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Apple Considering Stuffing Watch Bands With NFC, Bluetooth, Other Connectivity



The Apple Watch finally has an Ultra verson with a drastically different external appearance, but it’s watch bands that truly give users the chance to add flair to their watches. A newly-granted patent is recognizing the variety of watch bands out there and proposing they do more than contribute to the device’s aesthetic, as it describes how an Apple watch could detect different bands by type, model, color, or size, and then alter its settings depending on that band.

As described by the patent, Apple watch bands could become their own pieces of proprietary tech, or otherwise modify the wearable for specific purposes. What purposes? Perhaps a band designed to be used underwater could help the watch detect certain brightness settings or launch specific apps. A specific fitness-minded band could provide some extra information to the watch during a workout.

As first noticed by Apple Insider, once the watch detects a band, it could open a website, start a timer, display a message, post alerts, or communicate with another device. Otherwise, it could simply modify the display to show the same color as the band, if you’re the type of person who is a little too obsessed with matching wearable colors.

Though the patent mentions that new or existing watch sensors could detect what kind of band is in use—possibly through a QR code, for example—the bands themselves could include some detection element, whether that’s NFC, Bluetooth, magnetic or RFID. However, the device could even use physical connections from the band to the watch face to get information from the band.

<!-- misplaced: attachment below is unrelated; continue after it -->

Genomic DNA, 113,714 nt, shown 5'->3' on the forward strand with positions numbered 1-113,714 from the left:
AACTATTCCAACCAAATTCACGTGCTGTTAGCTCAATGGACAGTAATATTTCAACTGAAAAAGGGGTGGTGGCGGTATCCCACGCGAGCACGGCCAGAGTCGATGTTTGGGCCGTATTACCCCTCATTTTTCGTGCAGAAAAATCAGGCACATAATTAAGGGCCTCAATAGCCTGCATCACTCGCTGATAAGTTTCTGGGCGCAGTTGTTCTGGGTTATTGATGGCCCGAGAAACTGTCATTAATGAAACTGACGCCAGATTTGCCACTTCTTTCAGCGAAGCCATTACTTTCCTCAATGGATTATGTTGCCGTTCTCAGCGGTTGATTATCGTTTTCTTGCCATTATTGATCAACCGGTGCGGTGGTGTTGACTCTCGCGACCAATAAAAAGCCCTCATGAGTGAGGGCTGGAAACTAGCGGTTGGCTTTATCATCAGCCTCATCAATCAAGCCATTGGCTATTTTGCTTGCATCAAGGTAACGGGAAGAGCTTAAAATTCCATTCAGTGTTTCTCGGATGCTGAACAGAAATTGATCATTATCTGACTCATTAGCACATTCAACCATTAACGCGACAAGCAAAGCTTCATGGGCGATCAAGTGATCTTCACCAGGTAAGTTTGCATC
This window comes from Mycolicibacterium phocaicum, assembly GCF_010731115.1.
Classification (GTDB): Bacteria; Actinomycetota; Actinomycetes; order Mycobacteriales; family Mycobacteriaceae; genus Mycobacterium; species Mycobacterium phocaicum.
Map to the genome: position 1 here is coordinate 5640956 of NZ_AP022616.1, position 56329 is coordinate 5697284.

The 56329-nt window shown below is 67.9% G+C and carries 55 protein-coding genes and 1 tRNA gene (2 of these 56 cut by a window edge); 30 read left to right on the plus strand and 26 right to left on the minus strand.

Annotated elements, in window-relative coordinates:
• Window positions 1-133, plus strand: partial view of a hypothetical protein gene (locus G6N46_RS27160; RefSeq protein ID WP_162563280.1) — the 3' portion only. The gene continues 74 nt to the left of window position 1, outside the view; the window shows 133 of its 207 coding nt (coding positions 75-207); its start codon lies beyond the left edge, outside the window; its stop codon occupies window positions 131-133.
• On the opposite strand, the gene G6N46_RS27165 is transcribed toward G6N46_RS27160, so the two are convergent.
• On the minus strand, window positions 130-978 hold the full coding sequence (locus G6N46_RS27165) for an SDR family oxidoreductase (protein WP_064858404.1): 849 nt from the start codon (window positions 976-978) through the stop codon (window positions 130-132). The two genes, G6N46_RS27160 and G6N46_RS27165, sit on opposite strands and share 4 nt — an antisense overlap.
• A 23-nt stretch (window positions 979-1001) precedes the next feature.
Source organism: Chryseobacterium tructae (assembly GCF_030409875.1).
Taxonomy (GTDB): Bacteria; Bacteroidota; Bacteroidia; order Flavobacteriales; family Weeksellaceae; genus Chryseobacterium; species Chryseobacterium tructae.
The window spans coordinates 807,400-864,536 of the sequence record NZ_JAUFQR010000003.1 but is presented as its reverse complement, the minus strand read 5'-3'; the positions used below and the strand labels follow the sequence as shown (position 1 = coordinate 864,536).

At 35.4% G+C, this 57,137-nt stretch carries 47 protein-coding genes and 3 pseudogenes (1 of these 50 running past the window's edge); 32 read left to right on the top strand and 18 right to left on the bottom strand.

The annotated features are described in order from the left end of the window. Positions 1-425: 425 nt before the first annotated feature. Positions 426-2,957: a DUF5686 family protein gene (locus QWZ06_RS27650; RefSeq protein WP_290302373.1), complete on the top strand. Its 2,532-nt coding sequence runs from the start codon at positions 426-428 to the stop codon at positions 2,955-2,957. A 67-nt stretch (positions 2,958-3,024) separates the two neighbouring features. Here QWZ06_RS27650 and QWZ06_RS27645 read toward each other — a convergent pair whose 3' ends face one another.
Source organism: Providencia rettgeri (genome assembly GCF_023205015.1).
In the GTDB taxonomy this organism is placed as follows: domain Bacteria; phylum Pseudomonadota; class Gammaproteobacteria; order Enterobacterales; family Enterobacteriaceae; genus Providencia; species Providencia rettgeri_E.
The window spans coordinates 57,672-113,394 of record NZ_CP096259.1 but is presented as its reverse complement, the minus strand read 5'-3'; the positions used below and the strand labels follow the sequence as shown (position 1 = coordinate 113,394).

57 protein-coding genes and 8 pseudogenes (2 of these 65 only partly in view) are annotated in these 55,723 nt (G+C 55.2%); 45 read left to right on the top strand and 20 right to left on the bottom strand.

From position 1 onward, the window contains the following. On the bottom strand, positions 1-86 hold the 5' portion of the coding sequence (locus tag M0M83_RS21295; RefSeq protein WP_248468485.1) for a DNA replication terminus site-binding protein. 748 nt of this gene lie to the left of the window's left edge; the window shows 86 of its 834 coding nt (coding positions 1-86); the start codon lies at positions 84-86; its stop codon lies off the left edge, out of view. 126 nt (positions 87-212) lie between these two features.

This band idea fits into Apple’s recent dive into health tech. The Cupertino, California-based company has been diving into wearable tracking technology for users’ body movements and for scanning users’ faces. This patent, dated May 30, mentions that its devices could use “biosensors” to detect light, pressure, touch, motion, temperature, or other “health metrics.” Alongside existing heartbeat monitoring, past reports mentioned Apple watches in the future could include more heat sensors for fever detection. This combines with one described use of a band that could log how much time you used the device with that specific strap, which could be useful for some exercise apps.


As with any newly-released patent docs, you shouldn’t start expecting an updated Apple-brand Apple Watch band (say that five times fast) to come out of WWDC this June. But Apple does seem to be pushing its devices in unseen directions, especially with the emergency satellite services feature. What this latest patent infers is that Apple may be looking to make its bands more proprietary, or at least incentivize users to buy more first-party straps.

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Source: Gizmodo

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